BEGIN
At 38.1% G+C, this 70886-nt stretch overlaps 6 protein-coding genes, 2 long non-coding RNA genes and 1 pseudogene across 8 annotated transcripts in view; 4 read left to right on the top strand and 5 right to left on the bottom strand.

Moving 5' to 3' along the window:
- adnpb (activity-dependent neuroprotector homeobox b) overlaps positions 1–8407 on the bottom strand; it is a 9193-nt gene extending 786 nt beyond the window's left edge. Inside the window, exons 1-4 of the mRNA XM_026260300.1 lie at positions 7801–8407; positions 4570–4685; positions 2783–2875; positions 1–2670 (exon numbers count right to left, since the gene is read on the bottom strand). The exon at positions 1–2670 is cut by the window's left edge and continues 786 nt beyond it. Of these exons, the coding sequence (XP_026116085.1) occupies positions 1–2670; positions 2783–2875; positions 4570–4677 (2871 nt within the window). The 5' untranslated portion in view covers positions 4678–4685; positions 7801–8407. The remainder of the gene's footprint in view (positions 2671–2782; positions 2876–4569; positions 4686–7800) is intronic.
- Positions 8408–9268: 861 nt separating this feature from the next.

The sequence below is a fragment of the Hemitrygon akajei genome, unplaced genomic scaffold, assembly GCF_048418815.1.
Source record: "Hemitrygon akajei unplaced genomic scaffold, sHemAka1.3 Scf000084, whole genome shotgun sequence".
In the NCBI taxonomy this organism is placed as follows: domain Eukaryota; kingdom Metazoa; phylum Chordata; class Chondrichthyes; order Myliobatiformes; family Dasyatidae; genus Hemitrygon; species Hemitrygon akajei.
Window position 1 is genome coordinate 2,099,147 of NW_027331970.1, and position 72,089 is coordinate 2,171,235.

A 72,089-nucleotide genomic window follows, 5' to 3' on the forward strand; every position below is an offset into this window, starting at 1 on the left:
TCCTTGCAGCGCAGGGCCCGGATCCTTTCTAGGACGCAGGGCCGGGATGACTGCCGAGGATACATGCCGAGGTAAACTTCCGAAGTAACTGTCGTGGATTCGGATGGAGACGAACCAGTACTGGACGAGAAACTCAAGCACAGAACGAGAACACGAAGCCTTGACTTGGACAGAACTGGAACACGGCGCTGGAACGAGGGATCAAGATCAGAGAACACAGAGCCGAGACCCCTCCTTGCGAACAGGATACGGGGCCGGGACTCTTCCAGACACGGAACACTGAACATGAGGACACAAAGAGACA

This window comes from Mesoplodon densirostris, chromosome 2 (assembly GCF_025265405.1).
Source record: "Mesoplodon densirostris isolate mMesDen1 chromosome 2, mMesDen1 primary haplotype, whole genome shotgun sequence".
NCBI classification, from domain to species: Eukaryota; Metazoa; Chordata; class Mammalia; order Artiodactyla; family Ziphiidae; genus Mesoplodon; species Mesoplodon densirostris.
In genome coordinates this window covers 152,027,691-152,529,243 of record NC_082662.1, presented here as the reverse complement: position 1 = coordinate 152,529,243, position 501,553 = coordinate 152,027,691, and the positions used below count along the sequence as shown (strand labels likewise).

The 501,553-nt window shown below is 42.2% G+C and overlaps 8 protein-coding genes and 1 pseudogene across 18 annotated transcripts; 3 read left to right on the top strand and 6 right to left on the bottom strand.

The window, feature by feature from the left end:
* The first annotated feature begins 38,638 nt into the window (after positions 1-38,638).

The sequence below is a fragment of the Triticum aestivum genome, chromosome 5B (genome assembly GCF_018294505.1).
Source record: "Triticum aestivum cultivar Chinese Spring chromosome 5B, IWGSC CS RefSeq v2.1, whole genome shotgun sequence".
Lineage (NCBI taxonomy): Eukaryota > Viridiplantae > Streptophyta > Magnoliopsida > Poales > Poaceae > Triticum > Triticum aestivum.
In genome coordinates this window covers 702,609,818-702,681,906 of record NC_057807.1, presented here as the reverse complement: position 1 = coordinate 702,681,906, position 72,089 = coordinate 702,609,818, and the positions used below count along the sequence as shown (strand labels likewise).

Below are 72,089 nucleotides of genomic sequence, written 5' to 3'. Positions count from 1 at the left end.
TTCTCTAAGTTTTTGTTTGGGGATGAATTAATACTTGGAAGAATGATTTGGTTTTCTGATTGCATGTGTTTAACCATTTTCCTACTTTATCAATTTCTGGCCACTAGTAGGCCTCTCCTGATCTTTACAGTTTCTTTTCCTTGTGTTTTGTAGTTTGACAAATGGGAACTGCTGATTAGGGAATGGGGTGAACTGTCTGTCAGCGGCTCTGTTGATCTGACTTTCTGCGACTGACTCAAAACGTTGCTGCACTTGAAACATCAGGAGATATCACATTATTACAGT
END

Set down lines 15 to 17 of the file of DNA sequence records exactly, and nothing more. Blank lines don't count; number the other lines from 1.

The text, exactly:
The 501,553-nt window shown below is 42.2% G+C and overlaps 8 protein-coding genes and 1 pseudogene across 18 annotated transcripts; 3 read left to right on the top strand and 6 right to left on the bottom strand.

The window, feature by feature from the left end:
* The first annotated feature begins 38,638 nt into the window (after positions 1-38,638).